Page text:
Another question that remains unasked is whether a model demonstrating a link between the evolution of complex social development, techniques of war and the environment, is not actually just reproducing the the analytical assumptions of historians. Why do we believe that there are such things as ‘complex’ societies, for example? Why do we think first of war, rather than peace, as a motive factor in their evolution? What determines the legitimacy of the historical question asked in the first place?
Along with Brown’s easy appropriation of their arguments, these unasked questions are indicative of the real problems with this paper. This is not its use of mathematical models, or even the search for causative explanations of history, but rather the paper’s representational naivety. The key question, especially for a paper that omits Greek city-states in a study of the evolution of complex polities, is precisely that of whether mathematical models, stripped as they must be of much of the complexity of social existence or the ambiguities of hermeneutic practice, can ever offer an adequate mode of representation of historical change.
Unfortunately beyond a few chiding remarks at the inadequacies of traditional historiography, it is apparent that the authors have little interest in the detailed problems of representation which have so underpinned historical debate. They do not even acknowledge their positivist progenitors, or the controversies their work brought into focus. There are no references to the problems of past projects that sought to produce causative explanations of the evolution of human civilization based upon natural laws and environmental conditions such as Buckle’s History of Civilisation in England. But, as Brown’s attempt to appropriate their project for a political argument demonstrates, one cannot insulate history from the problem of representation simply through claims to scientificity.
Media framings of history
Brown’s (ab)use of the findings of this paper, however, is quite extraordinary, drawing conclusions in no way justified by either the object of analysis or the results. For instance, the authors of the original paper offer absolutely no 'explanation' of “why Western Europe has welfare states and the US has not”, an historical difference that Brown makes no attempt to empirically verify. Why does Brown make this connection? Similarly, the argument that Bismarck established a welfare state for “war preparation” not only ignores the significant empirical fact of the presence of a strongly organised working-class movement on the development of the German state before 1914, it goes far beyond any of the conclusions of the PNAS paper. Nor is it at all clear, as Brown suggests, that the levels of national ‘solidarity’ experienced during the world wars have any connection to the evolution of complex modern states, which is not a question posed by the paper. Indeed, revisionist histories of both world wars have suggested quite the opposite.
It is also unclear whether Brown’s lesson – that a strong left is impossible without war - doesn’t apply equally, or even more strongly, to a conservative politics for which, of course, the preservation of existing social connectivity and hierarchy is paramount. Similarly, the most rudimentary knowledge of the political left would surely leave one very well aware that internationalism and peace movement have long been core to its historical mission, such that it is hardly ignorant of the great obstacles these pose to the achievement of socialism. Overcoming such obstacles is precisely the heart of its political project. The fact that many reformists have abandoned this left project in no way changes these facts.
Overall, one is left asking why Brown wants to make this paper suggest that war fighting and ‘civilization’ are inherently linked; to the permanent detriment of socialist objectives. This says much about the ideological state of our times, and the ideological abuse of history. Under the influence of neo-liberal ideology we have come to fear the details of history, which constantly expose complexity, unpredictability and the essential openness to possibility of the human experience. The appeal to scientific objectivity, through socio-biology, behaviourism, and the like, has always been partly bound up with the reproduction of the idea that humans are rugged individualists by nature. The idea of reducing solidarity to a few variables in a cost-benefit analysis has arguably become an almost reflexive ideological response in an intellectual culture whose understanding of history and historicity is arguably increasingly impoverished. This political-ideological context does not simply disappear by claiming access to an explanatory model. Arguably such representations simply play into the predominant ideological presuppositions about how we represent the past.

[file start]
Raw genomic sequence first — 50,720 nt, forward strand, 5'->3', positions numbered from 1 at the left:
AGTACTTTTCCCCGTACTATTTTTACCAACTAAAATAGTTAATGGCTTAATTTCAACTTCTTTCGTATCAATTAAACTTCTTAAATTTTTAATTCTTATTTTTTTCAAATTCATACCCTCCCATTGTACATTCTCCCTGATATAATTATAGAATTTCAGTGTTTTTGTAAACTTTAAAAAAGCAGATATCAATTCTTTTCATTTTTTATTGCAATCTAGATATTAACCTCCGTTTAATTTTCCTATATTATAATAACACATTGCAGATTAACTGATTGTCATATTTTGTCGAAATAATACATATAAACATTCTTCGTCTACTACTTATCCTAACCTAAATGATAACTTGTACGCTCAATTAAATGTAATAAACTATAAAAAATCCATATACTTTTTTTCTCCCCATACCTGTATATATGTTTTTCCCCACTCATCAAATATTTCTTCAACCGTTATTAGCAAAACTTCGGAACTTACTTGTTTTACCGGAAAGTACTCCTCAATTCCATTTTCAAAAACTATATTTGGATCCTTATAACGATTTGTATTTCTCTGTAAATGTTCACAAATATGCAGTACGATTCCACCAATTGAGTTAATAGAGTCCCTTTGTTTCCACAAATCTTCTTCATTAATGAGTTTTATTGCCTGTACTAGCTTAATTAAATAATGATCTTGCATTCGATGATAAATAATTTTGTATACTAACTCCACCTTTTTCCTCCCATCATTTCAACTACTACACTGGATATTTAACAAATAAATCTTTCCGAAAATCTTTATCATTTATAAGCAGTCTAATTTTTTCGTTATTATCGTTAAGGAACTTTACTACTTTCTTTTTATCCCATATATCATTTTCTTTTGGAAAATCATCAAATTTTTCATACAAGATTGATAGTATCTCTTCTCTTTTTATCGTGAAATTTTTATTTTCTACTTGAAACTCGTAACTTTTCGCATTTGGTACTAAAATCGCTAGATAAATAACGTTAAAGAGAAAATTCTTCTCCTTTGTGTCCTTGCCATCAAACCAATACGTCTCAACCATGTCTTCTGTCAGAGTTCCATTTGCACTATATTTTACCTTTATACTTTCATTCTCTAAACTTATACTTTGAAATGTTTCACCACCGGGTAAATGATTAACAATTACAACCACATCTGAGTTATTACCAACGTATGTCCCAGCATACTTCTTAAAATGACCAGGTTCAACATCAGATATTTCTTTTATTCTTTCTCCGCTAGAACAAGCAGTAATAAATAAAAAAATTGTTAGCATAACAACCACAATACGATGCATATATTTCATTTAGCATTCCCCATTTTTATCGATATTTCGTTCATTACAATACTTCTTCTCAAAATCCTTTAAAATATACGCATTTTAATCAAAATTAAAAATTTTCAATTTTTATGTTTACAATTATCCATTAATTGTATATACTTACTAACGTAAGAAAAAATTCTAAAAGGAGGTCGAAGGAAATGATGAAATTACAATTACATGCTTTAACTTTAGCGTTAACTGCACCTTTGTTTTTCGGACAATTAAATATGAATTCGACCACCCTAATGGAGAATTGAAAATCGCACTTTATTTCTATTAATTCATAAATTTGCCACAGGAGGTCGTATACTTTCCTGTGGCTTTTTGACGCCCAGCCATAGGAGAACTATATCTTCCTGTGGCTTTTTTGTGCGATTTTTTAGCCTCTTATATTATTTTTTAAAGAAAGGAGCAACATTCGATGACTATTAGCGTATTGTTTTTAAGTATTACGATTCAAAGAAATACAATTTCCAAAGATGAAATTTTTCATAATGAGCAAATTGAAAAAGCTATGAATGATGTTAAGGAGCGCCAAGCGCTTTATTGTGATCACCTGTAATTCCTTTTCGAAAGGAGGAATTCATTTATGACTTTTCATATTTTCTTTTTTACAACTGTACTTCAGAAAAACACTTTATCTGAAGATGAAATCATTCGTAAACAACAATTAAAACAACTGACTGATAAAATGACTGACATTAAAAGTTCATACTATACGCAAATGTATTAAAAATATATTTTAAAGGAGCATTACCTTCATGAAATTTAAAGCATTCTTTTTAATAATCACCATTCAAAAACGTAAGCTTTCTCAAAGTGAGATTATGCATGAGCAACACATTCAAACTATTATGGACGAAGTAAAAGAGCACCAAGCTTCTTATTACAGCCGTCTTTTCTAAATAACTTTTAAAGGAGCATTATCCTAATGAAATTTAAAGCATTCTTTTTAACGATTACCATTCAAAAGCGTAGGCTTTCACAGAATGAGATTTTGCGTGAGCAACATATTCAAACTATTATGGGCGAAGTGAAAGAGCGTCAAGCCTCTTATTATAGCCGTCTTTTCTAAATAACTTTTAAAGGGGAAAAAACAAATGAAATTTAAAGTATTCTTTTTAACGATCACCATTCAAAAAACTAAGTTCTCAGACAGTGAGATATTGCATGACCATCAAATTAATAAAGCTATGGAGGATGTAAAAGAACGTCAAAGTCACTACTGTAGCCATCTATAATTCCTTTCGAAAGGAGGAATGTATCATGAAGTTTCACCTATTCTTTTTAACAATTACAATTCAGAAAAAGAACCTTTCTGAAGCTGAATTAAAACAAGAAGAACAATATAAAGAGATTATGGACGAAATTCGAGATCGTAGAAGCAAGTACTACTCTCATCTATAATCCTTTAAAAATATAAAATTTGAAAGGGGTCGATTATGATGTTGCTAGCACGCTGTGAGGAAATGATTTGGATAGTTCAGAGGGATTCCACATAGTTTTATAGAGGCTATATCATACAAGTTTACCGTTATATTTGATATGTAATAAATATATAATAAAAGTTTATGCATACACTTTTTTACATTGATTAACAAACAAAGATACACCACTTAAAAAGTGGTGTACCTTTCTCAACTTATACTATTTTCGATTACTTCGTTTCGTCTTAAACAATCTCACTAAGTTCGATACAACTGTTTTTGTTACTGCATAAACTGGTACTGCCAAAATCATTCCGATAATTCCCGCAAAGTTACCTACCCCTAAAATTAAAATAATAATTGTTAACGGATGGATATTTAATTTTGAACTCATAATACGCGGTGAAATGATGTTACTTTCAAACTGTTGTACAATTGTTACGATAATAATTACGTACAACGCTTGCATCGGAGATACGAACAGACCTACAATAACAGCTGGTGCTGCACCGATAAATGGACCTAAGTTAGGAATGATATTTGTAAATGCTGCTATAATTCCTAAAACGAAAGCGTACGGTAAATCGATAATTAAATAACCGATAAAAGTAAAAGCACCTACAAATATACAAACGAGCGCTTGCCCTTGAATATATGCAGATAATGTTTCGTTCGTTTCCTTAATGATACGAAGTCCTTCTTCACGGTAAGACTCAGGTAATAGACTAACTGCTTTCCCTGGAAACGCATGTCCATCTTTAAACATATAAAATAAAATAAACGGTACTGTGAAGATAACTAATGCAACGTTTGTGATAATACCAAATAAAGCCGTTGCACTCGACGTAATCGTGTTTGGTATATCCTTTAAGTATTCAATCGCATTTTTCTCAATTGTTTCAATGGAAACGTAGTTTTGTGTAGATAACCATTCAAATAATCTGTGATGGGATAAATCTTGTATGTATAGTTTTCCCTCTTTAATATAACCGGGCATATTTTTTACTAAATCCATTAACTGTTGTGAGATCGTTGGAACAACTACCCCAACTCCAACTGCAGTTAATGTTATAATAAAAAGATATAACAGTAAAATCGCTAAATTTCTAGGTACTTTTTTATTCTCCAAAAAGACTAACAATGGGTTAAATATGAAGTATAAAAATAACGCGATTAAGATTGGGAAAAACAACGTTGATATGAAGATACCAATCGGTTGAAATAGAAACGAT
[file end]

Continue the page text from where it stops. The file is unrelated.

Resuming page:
Brown’s article is surely partly influenced by this anti-historical ideological yearning for scientific certainly which the authors of the PNAS paper have set up so neatly in their argumentation. To this he yokes a series of more or less unsupported observations, unrelated to the objectives of the original paper, in the expectation that they will thus acquire some kind of objective historical status. It is an object lesson in how not to use history to think about the present.
The politics of narrative complexity
There is a good reason why historical representation is founded on the recognition of narrative complexity and the irreducibility of complex historical phenomena to straightforward attempts at causative explanation. Radical openness, and dialectical sensitivity, actually helps to resist the political capture of the past. It is a mistake to think that the historian’s ultimate role is to explain the past. Such an attitude is driven by a desire to shut down awkward questions. Rather, the historian works to ensure history remains forever open to the complexity and possibility of being human, to ask questions with history about the present. Both Brown and the authors of the PNAS paper miss the inherent political and ideological character of historical representation. Taking the notion of an experimentally verifiable modelling of past historical processes, they quite ignore the politics of what questions are asked, what data is produced, and how argument is represented. Brown’s article stands as a warning to those seeking to pursue a positivist historical project that they still need to pay attention to the problem of historical representation. Like it or not, if you are doing history, what you have to say and how you say it will ultimately be read politically.
Timothy Cooper is senior lecturer in history at the University of Exeter.